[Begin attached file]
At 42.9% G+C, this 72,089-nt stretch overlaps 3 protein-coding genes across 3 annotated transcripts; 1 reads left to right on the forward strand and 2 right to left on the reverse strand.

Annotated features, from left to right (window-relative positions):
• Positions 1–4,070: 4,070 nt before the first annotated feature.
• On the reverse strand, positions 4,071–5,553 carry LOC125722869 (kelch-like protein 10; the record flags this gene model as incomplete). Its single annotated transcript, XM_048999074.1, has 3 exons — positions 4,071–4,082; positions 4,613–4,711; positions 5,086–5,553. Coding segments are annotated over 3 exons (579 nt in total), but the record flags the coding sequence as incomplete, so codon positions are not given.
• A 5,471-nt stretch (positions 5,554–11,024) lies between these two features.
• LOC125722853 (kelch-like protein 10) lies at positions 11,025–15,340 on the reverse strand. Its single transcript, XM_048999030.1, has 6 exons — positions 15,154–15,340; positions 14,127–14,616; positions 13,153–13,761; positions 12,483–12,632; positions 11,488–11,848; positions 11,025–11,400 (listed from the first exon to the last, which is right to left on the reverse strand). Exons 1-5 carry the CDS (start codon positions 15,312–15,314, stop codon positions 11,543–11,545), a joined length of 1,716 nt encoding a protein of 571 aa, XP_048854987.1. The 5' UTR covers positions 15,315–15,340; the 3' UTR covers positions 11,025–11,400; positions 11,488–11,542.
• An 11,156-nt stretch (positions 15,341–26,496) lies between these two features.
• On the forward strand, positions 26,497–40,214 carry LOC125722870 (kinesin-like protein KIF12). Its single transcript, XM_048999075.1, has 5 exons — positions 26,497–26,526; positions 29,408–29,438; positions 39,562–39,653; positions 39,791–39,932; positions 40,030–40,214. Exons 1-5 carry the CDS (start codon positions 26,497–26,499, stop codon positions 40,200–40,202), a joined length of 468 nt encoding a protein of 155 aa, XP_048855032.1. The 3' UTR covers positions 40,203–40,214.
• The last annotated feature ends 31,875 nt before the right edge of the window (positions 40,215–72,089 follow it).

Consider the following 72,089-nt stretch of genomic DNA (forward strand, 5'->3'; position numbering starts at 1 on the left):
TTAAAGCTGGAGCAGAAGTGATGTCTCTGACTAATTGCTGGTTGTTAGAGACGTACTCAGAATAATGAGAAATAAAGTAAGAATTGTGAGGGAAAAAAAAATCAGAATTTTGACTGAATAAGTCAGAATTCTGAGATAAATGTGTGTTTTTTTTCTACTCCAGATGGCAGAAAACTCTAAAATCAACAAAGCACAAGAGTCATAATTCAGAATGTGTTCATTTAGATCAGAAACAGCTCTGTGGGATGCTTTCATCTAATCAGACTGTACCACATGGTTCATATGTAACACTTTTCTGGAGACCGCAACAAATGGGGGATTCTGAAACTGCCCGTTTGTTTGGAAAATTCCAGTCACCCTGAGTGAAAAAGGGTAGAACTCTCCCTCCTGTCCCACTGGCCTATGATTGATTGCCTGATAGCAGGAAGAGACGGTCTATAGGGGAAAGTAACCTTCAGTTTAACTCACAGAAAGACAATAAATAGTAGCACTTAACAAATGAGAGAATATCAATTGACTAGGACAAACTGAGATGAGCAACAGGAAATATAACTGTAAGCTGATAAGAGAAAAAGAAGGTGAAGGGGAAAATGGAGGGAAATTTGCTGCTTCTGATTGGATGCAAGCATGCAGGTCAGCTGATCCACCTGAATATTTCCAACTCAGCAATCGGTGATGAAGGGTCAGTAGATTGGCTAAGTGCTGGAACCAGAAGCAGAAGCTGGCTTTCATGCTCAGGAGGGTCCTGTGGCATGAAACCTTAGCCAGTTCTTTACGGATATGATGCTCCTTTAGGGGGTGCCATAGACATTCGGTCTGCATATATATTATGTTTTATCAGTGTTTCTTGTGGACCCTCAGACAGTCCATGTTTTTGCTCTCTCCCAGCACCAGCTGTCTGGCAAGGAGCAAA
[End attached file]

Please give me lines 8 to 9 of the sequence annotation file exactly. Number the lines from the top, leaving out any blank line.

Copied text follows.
• On the forward strand, positions 26,497–40,214 carry LOC125722870 (kinesin-like protein KIF12). Its single transcript, XM_048999075.1, has 5 exons — positions 26,497–26,526; positions 29,408–29,438; positions 39,562–39,653; positions 39,791–39,932; positions 40,030–40,214. Exons 1-5 carry the CDS (start codon positions 26,497–26,499, stop codon positions 40,200–40,202), a joined length of 468 nt encoding a protein of 155 aa, XP_048855032.1. The 3' UTR covers positions 40,203–40,214.
• The last annotated feature ends 31,875 nt before the right edge of the window (positions 40,215–72,089 follow it).